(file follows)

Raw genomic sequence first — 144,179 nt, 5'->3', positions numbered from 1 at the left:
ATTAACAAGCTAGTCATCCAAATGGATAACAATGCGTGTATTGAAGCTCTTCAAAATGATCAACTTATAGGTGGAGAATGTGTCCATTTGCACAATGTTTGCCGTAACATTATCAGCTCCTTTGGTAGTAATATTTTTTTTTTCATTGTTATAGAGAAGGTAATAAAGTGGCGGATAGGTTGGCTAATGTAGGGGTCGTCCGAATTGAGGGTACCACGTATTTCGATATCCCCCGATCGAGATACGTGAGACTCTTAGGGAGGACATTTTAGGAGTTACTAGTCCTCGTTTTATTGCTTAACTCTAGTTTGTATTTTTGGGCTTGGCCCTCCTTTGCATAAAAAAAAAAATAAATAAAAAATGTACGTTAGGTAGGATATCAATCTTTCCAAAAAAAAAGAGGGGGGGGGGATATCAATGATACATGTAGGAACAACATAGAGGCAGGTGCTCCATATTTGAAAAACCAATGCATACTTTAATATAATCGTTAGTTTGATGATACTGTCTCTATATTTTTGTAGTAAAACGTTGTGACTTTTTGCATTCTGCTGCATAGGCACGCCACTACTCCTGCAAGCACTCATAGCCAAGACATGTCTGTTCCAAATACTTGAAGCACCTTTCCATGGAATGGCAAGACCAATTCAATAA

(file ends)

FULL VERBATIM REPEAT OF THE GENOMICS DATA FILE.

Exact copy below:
Raw genomic sequence first — 144,179 nt, 5'->3', positions numbered from 1 at the left:
ATTAACAAGCTAGTCATCCAAATGGATAACAATGCGTGTATTGAAGCTCTTCAAAATGATCAACTTATAGGTGGAGAATGTGTCCATTTGCACAATGTTTGCCGTAACATTATCAGCTCCTTTGGTAGTAATATTTTTTTTTTCATTGTTATAGAGAAGGTAATAAAGTGGCGGATAGGTTGGCTAATGTAGGGGTCGTCCGAATTGAGGGTACCACGTATTTCGATATCCCCCGATCGAGATACGTGAGACTCTTAGGGAGGACATTTTAGGAGTTACTAGTCCTCGTTTTATTGCTTAACTCTAGTTTGTATTTTTGGGCTTGGCCCTCCTTTGCATAAAAAAAAAAATAAATAAAAAATGTACGTTAGGTAGGATATCAATCTTTCCAAAAAAAAAGAGGGGGGGGGGATATCAATGATACATGTAGGAACAACATAGAGGCAGGTGCTCCATATTTGAAAAACCAATGCATACTTTAATATAATCGTTAGTTTGATGATACTGTCTCTATATTTTTGTAGTAAAACGTTGTGACTTTTTGCATTCTGCTGCATAGGCACGCCACTACTCCTGCAAGCACTCATAGCCAAGACATGTCTGTTCCAAATACTTGAAGCACCTTTCCATGGAATGGCAAGACCAATTCAATAA